I discovered John Praw through a split he did with I Am The Architect some time ago. Thought I wasn’t really crazy for his own contributions on that album, his remix of “Walk In Regret” is still one of my favorite post-rock songs to this day. I was really happy to get his email about his latest release, and I’m even happier to share it with everyone, free to download at the bottom.
Named after my favorite holiday (anyone who’s been reading will find the humor in that), Four Twenty Twenty Twelve is an interesting piece, to say the least. The opening is a prayer to Isis, read by what sounded to be an elderly woman, and it was the precursor to the eeriness that is the next track, “Nøkken”, a very minimal track accented by uptempo electronic glitch sounds. They juxtaposed each other quite effectively, utilizing the glitches to not only demonstrate how quiet the rest of the song was, but also preventing the listener from getting too spaced-out and lost in the track. Following that is “Four Twenty (2012)” , which sounds like John Praw’s tribute to Boards of Canada (think Geogaddi). Much more full and rhythmic, the sounds warp like Mr. Praw used the world’s largest wammy bar, and they play over the chirping of birds; although cool in concept, the execution made me want to hit skip so many times it hurt.
Track 4 is “My Precious Red Hair”, a cross between the previous two songs. It has the ambient sound and computerized glitching (only this time more feint) of ”Nøkken” and the ending had what sounded like creepy organ in the realm of the title track. Probably the most interesting piece, filled with a constant rumble that reminded me of rustling wind over a deserted plane in the desert, it doesn’t prepare you for what comes next. Finally, “Young One, Young” caps off the album with some really strange audio. It begins with a dog panting, throws in some high pitched squeak, and adds in a recording of a female voice singing in a language I could not decipher. Then, it plays a combination of John Praw’s classic ambiance and an instrument like a wooden xylophone. This little bit right here is my favorite moment in this album, and it comes to a conclusion when a minute and a half-long interview between what I’d assume is the artist and a writer, talking about his family and how he write his music. Rough.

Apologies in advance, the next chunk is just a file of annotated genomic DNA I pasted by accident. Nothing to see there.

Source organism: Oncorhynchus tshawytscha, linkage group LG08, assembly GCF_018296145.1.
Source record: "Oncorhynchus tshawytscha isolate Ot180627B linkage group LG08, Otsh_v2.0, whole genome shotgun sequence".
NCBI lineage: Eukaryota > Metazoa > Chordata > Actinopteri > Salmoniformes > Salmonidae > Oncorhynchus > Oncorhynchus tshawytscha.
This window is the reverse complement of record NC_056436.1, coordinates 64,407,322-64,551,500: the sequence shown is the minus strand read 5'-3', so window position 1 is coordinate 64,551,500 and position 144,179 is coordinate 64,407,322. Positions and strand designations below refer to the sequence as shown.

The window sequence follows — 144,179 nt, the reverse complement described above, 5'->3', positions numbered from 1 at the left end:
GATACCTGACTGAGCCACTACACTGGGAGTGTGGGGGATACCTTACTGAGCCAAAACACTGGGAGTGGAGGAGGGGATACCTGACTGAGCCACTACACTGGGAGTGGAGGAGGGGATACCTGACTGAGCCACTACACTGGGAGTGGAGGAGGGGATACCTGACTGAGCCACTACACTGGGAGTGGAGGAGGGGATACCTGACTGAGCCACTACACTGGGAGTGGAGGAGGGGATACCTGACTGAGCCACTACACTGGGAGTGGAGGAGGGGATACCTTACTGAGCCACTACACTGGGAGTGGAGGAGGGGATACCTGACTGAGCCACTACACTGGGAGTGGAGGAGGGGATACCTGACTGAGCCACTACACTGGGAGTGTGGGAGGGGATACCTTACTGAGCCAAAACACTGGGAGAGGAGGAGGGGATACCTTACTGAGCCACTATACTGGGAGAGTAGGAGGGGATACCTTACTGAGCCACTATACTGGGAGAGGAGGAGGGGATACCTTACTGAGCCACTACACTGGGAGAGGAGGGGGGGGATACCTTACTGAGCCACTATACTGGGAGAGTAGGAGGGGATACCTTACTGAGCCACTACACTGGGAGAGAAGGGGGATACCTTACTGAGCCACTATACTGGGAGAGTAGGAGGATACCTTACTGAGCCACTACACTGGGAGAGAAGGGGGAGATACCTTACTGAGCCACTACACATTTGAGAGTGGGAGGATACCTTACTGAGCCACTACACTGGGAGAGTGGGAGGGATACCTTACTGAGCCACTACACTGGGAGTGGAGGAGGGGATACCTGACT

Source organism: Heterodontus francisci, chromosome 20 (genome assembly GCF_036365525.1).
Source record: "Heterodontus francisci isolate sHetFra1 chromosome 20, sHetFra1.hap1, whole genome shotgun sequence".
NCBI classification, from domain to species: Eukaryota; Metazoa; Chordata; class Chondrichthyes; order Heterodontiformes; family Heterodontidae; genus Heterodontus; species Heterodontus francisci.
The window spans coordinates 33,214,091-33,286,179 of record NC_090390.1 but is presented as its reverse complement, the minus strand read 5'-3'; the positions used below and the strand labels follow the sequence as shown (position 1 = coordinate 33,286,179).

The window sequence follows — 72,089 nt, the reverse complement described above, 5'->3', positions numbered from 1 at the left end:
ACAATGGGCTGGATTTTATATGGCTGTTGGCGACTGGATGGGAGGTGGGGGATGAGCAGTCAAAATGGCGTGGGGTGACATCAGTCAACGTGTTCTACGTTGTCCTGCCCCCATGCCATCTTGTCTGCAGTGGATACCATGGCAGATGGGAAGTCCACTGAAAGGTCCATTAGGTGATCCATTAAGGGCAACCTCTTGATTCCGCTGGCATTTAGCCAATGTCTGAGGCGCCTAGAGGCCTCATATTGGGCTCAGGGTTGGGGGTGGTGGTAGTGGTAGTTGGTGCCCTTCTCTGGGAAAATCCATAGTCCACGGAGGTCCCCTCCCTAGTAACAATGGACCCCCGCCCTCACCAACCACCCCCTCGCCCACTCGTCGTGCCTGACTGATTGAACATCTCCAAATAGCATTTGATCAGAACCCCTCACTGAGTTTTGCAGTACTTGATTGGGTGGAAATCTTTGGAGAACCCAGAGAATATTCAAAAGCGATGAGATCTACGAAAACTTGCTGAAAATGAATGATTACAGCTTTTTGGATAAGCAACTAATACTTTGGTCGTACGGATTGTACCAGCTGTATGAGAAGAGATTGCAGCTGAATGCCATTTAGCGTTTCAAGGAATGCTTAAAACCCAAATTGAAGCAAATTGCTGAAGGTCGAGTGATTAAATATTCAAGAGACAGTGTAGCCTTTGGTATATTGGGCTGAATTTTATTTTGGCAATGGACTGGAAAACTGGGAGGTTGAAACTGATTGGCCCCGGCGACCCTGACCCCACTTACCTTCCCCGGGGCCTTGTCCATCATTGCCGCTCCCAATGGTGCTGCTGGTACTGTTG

Rating: There are bits of genius scattered around John Praw’s Four Twenty Twenty Twelve, but they are so clouded by the rest of the album that it’s hard to pluck them out. Mr. Praw can be so talented in his ambient work, but when things start getting experimental is when I feel I lose my desire to listen. He is so much more intelligent than I am, and so I will continue to listen and figure out the meaning of Four Twenty Twenty Twelve, but as I’m still discovering what the concept was, I can only give this a 2/5 kegs.